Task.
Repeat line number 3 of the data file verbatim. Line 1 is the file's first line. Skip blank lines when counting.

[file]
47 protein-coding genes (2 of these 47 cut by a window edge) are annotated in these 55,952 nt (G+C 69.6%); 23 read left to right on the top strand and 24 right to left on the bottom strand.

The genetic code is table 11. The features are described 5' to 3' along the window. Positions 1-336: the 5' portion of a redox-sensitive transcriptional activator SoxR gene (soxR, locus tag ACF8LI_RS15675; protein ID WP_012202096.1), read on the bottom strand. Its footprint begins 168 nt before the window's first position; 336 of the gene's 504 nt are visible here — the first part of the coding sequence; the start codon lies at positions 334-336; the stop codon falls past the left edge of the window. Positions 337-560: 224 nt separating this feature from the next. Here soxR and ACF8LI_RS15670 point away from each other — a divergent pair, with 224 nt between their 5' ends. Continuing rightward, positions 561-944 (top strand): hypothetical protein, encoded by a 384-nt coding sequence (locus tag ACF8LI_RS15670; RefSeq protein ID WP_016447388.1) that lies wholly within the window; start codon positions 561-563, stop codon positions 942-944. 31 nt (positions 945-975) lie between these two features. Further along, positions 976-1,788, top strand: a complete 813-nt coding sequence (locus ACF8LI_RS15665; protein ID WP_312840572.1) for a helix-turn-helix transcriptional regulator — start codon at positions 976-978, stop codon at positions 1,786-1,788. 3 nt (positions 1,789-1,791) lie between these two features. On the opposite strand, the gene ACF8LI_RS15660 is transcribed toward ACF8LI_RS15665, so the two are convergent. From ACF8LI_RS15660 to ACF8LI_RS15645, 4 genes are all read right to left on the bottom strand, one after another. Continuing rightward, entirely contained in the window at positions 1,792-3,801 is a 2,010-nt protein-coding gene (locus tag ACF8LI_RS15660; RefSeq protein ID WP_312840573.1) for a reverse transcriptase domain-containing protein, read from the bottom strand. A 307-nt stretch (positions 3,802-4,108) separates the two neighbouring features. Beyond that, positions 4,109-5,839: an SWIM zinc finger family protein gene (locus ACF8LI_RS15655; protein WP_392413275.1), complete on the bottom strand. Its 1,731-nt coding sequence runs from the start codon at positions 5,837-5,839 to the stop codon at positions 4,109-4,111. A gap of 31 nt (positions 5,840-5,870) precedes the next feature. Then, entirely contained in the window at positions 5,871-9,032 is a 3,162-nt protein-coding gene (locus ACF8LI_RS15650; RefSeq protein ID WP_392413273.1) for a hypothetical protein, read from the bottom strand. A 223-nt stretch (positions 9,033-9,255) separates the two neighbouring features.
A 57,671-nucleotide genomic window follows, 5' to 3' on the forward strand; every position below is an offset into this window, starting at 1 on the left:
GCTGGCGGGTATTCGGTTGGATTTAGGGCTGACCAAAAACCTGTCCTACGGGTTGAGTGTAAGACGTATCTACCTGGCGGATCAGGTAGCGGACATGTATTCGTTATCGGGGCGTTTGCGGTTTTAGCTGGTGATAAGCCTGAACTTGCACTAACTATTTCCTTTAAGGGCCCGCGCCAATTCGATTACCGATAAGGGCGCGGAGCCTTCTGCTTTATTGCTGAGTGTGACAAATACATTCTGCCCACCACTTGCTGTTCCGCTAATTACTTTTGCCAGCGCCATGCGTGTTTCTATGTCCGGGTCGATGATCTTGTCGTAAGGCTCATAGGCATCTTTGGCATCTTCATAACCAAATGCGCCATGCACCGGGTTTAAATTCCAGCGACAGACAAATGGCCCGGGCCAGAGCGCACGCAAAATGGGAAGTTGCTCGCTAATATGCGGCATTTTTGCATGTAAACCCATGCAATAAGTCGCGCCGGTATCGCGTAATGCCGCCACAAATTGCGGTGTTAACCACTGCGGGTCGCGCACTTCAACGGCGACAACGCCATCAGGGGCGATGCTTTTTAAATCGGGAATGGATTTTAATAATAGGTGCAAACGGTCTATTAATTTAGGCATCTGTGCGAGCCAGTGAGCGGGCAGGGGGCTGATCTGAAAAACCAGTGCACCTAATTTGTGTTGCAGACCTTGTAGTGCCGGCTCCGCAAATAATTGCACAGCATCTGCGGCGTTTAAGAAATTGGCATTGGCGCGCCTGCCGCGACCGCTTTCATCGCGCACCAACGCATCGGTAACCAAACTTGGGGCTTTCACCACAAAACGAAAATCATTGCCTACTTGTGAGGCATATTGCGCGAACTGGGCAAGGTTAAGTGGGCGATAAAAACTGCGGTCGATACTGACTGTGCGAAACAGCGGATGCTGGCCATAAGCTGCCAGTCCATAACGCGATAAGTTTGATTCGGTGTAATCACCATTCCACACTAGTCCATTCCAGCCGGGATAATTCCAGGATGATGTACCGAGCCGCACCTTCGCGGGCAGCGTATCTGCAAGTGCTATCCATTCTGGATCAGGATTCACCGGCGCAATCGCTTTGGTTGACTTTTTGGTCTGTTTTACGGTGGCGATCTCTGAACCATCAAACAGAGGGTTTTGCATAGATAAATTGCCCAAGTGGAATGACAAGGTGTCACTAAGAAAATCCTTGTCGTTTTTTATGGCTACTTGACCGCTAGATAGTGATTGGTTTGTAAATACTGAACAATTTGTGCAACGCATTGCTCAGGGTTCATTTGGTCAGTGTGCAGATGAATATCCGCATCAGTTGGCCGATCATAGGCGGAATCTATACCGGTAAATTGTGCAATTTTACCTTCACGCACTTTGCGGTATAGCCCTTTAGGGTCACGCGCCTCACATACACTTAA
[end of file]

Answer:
A 57,671-nucleotide genomic window follows, 5' to 3' on the forward strand; every position below is an offset into this window, starting at 1 on the left: